If you just stumbled upon my blog, for this series I’m using the neural network in FaceApp to change my face, then I tweak the image in PS, then paint over it in Corel Painter. It’s more complex than that in terms of content and process, but you get the idea.
I’m sharing them in pairs in order to provide the minimal amount for comparing and contrasting. The prior pair were both significantly older than me, so I decided to mix it up and go young. Particularly, all the males so far have been older.
This guy is just me with a goatee. That’s about as close as I’m going to get to using the unadulterated me. Part of my idea for the series is that I’m never in it. Well, once in a while I might put in one that’s not very mutated, just so I can have a male version close to my own age.
As I was typing the caption above, it struck me as odd to include the date. That’s because the portrait photo wasn’t taken then, and besides, age is very relative in this series. I mean, look at the girl. She’s not 52.
In the original picture, which I didn’t have handy when making this post (it’s in a file somewhere), I didn’t have the goatee. But I also changed the composition by lowering the roof, removing things from the wall behind my head, and cropping it. See below:
For some reason I look much taller than I am in the photo on the left. Photos distort even without an App. I brought down the roof and moved over the sign to play off the black of my shirt. The beams in the roof echo the folds in the shirt. This happens in the Photoshop stage. Sometimes I’ll change a lot, and other times not much. I’m getting more ideas as I make more of these.
It looks photo-realistic, but up close it’s more of a digital painting.
Oh, yes, I was making a mock supercilious expression courtesy of watching Spock, Kirk, and Bones look at each other that way in Star Trek when I was a boy. Clearly, intelligent people can raise on eyebrow. For me it’s my left. You’ll notice in a lot of the pictures that seems to come through. My left eye is my good eye, or rather the one I favor, because right now my vision in my right eye is better. Note that I frequently make silly faces in photos because I’m self-conscious about being snapped, and, uh, that’s part of why I’m doing this series.
If you’re wondering why I bother to make a digital painting, one reason is that the app makes tiny images that are not worthy of printing, and the other is that it gives me more control, makes it more mine, and adds another artistic dimension. The final versions are very large and can be printed about 2 feet wide, though you could go twice that big. And then at that scale you see the painterly details.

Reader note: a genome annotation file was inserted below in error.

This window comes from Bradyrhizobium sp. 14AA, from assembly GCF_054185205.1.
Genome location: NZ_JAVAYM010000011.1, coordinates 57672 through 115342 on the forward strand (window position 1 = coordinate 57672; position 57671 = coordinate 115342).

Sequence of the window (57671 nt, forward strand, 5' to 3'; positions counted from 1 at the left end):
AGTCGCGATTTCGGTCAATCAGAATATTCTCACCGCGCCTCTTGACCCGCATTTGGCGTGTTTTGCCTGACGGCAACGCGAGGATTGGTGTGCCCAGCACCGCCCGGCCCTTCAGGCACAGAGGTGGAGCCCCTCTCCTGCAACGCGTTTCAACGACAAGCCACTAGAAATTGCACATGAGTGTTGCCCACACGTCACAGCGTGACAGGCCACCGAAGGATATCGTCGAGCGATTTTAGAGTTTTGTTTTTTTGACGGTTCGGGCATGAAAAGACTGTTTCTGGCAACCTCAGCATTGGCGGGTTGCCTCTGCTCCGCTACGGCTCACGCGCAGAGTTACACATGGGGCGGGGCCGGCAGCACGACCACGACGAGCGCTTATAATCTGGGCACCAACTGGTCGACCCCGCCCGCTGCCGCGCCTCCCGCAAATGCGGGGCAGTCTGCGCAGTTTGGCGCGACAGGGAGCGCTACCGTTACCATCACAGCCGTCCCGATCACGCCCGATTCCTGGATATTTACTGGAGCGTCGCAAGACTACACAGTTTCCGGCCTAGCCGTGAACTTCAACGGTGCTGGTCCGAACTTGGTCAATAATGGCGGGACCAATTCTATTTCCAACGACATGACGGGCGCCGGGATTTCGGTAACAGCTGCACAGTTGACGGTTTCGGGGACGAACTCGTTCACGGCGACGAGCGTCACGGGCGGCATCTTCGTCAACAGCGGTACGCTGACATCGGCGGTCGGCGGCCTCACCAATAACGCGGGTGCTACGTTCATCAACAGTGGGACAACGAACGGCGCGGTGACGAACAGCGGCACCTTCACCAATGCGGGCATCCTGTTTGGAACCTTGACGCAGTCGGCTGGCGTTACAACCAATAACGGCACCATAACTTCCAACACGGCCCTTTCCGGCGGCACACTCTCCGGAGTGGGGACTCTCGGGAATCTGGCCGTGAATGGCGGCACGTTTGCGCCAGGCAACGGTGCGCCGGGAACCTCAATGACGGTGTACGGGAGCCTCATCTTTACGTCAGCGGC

I chose this one next (there are more than a dozen solid contenders) because 1) I’m alternating male and female, and 2) I didn’t need to do a lot of Photoshop work on this one, and painting all the bricks in the #7 was a P in the A. Most photos don’t translate into usable images via the App. So, there’s a lot of playing around and experimenting with different photos and different filters. Here I got kinda’ lucky, I think. The app did most the work here in terms of changing my face.
I made her eyes blue b/c I have blue eyes. Other than that I just had to do the paint over. But that can also be very tricky, especially when it comes to the hair (which I’m improving on). I have a page of notes on the different brushes and blenders I use, and then I work in layers for various reasons. Of course I make each stroke individually, and enjoy the process of learning while doing. You can learn a lot from copying an image. Also, of course, I’m not really great at those sorts of details. I also see some mistakes as I get better at doing this (this is NOT one of my more usual styles), but I can go back and fix them later if I want, ’cause it’s digital.
Here are some details:
Above you can see how I change the direction of the strokes to go with the face (ex., the teeth have downward strokes and the lip has crossway ones). You might also notice that I don’t add hyper-real details. The pic FaceApp produces is pixellated to all hell, by I turn this to an advantage by NOT obsessing over little details when the general impression is photo-realistic anyway. As is, these take me about 2 days each. I wouldn’t want them to take a week. Part of the content is the uncanny, and uncomfortable sort of effect the app sometimes produces.
The next 2 will be different. I’ve already chosen them. You’re in for a surprise or two.
Here’s all eight so far.
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Until next time ..
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